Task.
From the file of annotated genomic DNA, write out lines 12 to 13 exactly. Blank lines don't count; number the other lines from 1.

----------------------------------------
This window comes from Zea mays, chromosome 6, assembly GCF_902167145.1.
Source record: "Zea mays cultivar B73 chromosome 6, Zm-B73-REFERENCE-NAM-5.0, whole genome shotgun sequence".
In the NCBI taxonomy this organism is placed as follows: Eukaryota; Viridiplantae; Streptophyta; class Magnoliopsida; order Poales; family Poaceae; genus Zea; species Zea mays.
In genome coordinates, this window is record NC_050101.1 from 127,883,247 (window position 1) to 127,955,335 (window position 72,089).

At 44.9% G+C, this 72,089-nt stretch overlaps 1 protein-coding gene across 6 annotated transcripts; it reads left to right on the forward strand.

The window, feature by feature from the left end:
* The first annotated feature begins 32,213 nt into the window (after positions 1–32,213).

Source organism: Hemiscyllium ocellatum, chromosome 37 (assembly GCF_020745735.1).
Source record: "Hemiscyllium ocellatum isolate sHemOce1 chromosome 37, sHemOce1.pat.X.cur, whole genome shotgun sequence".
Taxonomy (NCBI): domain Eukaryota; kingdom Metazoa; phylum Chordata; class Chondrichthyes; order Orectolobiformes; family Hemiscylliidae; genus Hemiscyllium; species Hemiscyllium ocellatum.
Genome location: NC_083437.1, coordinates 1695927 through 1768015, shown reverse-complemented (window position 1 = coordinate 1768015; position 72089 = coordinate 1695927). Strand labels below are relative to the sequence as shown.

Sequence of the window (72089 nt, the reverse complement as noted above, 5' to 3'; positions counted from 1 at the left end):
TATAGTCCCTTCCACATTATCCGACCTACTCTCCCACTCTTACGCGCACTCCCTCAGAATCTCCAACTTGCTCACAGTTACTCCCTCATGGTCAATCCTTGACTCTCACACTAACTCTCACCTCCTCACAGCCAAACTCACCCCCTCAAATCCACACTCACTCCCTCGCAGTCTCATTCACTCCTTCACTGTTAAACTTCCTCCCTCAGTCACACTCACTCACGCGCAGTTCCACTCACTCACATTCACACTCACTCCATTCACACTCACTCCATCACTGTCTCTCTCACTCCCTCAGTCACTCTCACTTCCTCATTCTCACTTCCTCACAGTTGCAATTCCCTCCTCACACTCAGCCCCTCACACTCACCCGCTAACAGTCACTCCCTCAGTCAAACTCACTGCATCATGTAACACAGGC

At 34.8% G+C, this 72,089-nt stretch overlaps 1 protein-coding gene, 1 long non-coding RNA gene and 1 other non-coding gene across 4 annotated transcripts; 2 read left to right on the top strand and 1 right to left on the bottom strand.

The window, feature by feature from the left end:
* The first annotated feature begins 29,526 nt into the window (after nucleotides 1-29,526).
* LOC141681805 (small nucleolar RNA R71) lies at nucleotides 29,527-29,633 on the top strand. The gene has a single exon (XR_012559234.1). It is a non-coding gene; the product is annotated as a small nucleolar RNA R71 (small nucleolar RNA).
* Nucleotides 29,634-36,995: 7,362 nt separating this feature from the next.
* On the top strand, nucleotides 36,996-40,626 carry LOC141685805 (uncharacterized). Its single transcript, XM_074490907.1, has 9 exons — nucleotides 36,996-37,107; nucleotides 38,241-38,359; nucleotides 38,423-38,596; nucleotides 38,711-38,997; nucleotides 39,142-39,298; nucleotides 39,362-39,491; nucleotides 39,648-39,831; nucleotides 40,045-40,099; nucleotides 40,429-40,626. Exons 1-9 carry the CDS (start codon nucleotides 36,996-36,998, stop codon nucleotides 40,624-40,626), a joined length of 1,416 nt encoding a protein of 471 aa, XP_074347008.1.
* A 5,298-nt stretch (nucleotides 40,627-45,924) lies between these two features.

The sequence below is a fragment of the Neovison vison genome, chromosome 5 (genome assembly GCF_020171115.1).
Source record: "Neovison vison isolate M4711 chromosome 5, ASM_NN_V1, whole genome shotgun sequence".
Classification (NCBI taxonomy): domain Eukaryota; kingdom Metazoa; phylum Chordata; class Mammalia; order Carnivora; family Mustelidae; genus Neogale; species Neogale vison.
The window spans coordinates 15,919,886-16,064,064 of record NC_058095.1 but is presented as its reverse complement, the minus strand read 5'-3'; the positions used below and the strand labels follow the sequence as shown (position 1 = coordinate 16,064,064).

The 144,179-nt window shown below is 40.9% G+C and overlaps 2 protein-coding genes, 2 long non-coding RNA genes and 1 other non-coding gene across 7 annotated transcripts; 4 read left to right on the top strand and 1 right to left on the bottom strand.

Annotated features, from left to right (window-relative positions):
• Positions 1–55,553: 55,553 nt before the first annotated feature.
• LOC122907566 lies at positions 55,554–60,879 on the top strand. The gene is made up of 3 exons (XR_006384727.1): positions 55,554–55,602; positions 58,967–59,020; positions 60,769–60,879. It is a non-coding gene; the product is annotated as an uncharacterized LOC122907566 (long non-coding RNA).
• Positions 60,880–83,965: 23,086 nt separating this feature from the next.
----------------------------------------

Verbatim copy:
Sequence of the window (72089 nt, the reverse complement as noted above, 5' to 3'; positions counted from 1 at the left end):
TATAGTCCCTTCCACATTATCCGACCTACTCTCCCACTCTTACGCGCACTCCCTCAGAATCTCCAACTTGCTCACAGTTACTCCCTCATGGTCAATCCTTGACTCTCACACTAACTCTCACCTCCTCACAGCCAAACTCACCCCCTCAAATCCACACTCACTCCCTCGCAGTCTCATTCACTCCTTCACTGTTAAACTTCCTCCCTCAGTCACACTCACTCACGCGCAGTTCCACTCACTCACATTCACACTCACTCCATTCACACTCACTCCATCACTGTCTCTCTCACTCCCTCAGTCACTCTCACTTCCTCATTCTCACTTCCTCACAGTTGCAATTCCCTCCTCACACTCAGCCCCTCACACTCACCCGCTAACAGTCACTCCCTCAGTCAAACTCACTGCATCATGTAACACAGGC